Monday, February 13, 2017

Grappling With the Gospel

Grapple is a good word. We don't use it that often anymore. I don't know why. There are lots of words that have gone "out of use" so to speak until someone resurrects them. Grapple means to wrestle, struggle, come to grips with, usually with a problem that doesn't seem to have an easy answer. We grapple with things that are tangled and convoluted and hard to figure out on the first pass.

Recently, the Gospel lessons from Matthew have been "grapple-worthy". The seem contradictory and somewhat judgmental. They don't sound like something we think Jesus would have said and we ask ourselves, why would he say this? Why would he point these things out. And in our discussions we have come up with a few answers--at least they sound like feasible reasons to us! One of the things I read this week, said something along the lines of, laws set down in Jesus' time for the Jewish people were stringent, yes. But there is "stuff" under and around the law that needs attention as well. It is not easy to be a follower of the One True God. And frequently, we don't understand how we can possibly love our neighbor as our self or how we can turn the other cheek to someone who so obviously likes the sound of a slap on the cheek.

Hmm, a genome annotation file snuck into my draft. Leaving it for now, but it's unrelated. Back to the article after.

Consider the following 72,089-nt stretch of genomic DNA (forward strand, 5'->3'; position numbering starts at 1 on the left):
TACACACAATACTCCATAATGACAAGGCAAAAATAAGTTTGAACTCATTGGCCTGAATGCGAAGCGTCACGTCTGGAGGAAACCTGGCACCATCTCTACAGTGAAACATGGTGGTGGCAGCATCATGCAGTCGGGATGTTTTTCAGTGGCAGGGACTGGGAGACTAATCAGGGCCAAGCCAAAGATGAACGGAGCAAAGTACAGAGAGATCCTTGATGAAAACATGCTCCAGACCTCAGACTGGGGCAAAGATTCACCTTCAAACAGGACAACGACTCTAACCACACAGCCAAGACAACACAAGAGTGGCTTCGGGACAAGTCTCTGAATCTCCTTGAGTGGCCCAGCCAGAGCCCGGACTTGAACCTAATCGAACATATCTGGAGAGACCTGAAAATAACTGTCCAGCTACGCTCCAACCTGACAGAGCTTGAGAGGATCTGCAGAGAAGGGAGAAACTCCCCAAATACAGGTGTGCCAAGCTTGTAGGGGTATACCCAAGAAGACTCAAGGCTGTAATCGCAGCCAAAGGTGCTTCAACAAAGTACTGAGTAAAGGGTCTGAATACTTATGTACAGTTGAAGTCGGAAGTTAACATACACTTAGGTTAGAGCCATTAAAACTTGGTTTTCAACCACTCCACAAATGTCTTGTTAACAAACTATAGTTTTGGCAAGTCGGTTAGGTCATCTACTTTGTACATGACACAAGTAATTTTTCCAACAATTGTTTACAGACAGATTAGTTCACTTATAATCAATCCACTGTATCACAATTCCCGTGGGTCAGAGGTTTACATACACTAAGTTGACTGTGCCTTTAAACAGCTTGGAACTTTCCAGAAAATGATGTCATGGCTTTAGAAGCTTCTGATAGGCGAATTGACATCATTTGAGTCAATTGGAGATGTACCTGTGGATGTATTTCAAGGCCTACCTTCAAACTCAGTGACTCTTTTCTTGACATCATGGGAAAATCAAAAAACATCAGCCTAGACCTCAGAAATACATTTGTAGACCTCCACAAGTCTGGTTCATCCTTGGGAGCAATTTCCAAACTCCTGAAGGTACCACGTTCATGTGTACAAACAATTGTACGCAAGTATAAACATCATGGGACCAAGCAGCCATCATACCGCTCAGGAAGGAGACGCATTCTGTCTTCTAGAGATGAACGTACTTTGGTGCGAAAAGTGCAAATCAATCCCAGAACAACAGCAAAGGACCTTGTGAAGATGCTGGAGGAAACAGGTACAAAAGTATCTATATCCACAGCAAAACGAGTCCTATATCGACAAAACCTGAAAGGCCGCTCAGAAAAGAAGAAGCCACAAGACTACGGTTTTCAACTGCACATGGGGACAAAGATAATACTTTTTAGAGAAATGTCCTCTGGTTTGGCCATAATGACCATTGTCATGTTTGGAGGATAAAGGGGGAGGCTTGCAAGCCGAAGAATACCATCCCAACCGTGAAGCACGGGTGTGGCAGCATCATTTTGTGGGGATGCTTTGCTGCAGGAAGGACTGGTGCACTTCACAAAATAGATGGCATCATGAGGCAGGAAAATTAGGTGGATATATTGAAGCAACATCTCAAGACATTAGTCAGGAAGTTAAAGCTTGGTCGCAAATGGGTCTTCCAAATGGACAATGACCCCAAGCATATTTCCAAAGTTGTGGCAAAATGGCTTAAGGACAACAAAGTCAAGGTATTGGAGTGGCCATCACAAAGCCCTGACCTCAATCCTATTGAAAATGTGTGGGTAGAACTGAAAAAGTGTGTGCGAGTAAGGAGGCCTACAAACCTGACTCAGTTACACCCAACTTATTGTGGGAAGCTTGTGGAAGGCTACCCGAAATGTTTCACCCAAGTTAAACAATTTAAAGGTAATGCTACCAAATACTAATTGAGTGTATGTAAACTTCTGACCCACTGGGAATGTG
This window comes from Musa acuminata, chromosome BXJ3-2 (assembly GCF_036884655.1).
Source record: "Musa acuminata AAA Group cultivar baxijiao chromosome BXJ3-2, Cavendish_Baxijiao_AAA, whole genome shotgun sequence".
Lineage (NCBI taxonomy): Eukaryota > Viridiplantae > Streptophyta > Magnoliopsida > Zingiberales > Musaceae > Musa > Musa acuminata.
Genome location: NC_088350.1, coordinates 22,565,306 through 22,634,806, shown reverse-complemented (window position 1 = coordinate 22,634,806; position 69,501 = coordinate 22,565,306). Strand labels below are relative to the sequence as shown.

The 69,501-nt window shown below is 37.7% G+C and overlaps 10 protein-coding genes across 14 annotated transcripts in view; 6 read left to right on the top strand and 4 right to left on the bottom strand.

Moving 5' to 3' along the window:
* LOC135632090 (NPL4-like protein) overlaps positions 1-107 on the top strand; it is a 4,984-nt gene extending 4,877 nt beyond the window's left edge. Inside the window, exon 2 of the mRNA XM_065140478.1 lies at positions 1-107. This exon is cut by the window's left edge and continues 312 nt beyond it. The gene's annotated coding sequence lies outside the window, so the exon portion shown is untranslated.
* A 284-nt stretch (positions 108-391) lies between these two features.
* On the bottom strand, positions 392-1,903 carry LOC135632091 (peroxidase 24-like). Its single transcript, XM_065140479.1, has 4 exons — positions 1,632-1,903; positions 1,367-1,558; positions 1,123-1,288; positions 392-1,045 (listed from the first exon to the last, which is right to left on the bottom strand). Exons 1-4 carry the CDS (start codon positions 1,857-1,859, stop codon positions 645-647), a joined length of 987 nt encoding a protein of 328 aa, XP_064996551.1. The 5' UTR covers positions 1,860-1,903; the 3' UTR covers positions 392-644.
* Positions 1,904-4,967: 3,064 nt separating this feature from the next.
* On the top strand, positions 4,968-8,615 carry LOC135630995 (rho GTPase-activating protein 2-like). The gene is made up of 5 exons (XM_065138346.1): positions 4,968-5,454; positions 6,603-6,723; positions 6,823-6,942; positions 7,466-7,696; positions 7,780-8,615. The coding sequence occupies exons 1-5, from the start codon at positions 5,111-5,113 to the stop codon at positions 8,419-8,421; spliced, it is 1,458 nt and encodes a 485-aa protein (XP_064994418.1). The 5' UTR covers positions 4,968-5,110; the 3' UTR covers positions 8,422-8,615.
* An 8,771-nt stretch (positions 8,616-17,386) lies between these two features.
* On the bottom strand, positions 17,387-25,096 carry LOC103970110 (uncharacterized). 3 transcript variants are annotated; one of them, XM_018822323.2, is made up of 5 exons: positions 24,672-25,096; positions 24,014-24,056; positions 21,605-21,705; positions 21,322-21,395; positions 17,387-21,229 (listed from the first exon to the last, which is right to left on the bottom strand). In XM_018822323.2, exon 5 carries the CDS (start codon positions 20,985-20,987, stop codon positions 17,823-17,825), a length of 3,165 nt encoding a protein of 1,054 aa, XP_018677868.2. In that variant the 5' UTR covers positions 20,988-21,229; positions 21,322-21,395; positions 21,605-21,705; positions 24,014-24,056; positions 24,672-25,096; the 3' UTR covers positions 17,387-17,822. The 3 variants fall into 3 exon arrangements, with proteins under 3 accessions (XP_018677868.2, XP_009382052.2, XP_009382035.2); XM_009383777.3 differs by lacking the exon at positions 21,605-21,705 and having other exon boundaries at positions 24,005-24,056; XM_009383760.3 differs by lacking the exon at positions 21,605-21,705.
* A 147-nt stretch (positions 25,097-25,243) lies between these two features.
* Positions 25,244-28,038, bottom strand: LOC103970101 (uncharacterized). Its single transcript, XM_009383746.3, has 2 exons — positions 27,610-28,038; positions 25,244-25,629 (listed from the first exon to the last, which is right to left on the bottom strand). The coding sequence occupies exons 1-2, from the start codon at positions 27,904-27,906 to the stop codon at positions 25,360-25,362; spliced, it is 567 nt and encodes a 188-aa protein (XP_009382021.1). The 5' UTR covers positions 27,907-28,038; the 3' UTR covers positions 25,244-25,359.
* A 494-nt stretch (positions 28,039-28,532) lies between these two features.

Because God loves us and all of creation, we don't get to choose what is lovable. We don't get to decide if that person is worthy or unworthy of love. Those judgments are for the Almighty to decide and we probably don't have all the facts anyway. We don't have to LOVE everyone, we have to love everyone as a creation of God. I may not like what you do or even what you say, but someone, somewhere loves you and it's not up to me to tell the world what a despicable character you are when you might in fact be an all right person to other people, just not to me. I'm frequently confused by this and want to make sure everyone knows what a bad guy that guy was to me. I want to feel justified in my self-righteousness. But the Gospel doesn't let us get away with that. And so, I have to get down on my knees again and ask forgiveness for being a jerk. And happily, being a Lutheran, I know that God has forgiven me and will give me yet another chance to be the person he thinks I am.

So we continue to grapple with the Good News. And struggle to understand what Jesus said and did and why it was important. And we keep coming back for forgiveness, because we need it and God knows it and loves us anyway. So like Jacob, we or at least I, will keep wrestling away. Come and join us as we question, talk and well, yes, grapple with the Gospel Wednesday nights or Sunday mornings during our Adult Sunday School class. We might need you to "tag" in while we sit out and ponder some more.